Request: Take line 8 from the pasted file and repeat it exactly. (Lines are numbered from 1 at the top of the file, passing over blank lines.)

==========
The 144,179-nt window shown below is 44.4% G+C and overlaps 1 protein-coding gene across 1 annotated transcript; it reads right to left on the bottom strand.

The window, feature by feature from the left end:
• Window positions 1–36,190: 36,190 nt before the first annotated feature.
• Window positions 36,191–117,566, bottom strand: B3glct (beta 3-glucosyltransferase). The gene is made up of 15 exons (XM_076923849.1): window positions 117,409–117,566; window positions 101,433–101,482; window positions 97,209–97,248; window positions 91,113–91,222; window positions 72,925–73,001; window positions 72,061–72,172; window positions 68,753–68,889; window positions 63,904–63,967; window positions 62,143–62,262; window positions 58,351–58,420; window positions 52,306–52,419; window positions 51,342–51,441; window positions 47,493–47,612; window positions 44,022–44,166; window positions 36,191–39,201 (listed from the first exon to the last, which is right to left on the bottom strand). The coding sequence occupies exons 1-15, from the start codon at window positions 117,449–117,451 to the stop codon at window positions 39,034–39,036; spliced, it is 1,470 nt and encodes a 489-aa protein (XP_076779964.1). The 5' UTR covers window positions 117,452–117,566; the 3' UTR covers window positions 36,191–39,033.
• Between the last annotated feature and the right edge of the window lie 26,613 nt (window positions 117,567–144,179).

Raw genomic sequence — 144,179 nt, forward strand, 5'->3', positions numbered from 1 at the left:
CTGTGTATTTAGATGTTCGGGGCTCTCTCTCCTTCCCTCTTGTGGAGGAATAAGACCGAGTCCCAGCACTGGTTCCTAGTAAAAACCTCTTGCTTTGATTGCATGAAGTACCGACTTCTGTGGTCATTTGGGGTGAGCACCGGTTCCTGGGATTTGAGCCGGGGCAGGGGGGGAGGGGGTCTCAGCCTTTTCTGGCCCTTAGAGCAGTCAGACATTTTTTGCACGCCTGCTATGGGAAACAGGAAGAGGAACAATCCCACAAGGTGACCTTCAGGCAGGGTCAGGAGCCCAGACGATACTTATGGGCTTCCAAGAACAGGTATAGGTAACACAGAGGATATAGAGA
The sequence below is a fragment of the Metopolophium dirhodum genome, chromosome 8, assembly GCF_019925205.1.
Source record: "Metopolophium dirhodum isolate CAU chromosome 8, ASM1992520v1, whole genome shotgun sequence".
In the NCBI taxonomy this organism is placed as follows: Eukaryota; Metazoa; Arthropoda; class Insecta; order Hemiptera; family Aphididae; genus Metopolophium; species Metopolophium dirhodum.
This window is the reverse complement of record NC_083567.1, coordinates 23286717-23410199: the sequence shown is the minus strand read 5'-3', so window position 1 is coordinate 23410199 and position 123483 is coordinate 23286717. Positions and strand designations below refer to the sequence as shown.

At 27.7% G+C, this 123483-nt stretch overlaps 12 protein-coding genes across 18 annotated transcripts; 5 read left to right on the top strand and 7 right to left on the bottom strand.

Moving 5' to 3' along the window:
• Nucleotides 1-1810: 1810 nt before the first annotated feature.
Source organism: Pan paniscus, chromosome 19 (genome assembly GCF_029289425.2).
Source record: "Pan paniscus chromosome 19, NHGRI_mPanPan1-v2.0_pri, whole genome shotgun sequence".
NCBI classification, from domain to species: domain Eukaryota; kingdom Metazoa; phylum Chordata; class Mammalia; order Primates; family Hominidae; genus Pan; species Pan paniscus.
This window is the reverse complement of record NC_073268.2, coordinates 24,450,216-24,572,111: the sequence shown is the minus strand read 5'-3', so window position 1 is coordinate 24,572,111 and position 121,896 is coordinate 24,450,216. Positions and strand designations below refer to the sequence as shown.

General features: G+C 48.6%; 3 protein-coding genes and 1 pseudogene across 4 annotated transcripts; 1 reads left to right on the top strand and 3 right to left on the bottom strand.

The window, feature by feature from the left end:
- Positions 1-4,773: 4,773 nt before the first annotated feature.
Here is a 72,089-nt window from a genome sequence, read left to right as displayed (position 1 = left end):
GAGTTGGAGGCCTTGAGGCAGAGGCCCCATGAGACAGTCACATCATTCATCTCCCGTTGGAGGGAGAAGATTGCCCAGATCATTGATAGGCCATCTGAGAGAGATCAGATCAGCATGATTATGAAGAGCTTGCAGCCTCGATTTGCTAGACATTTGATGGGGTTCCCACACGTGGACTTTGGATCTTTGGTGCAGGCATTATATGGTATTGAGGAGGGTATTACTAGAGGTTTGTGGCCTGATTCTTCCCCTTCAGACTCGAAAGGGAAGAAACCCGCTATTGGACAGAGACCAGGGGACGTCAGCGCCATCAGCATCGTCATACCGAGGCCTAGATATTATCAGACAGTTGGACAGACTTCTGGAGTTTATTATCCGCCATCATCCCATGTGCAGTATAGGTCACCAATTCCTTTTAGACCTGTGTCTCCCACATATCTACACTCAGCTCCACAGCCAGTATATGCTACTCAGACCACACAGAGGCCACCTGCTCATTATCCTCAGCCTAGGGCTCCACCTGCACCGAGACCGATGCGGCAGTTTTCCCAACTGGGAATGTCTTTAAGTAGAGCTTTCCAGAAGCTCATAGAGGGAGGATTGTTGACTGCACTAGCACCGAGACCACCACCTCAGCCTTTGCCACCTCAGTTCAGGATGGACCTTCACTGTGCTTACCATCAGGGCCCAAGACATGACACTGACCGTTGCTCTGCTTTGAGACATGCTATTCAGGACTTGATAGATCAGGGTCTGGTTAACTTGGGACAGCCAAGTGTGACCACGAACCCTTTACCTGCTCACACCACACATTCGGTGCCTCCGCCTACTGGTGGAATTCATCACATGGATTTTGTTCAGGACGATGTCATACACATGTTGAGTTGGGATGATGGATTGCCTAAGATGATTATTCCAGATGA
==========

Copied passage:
The sequence below is a fragment of the Metopolophium dirhodum genome, chromosome 8, assembly GCF_019925205.1.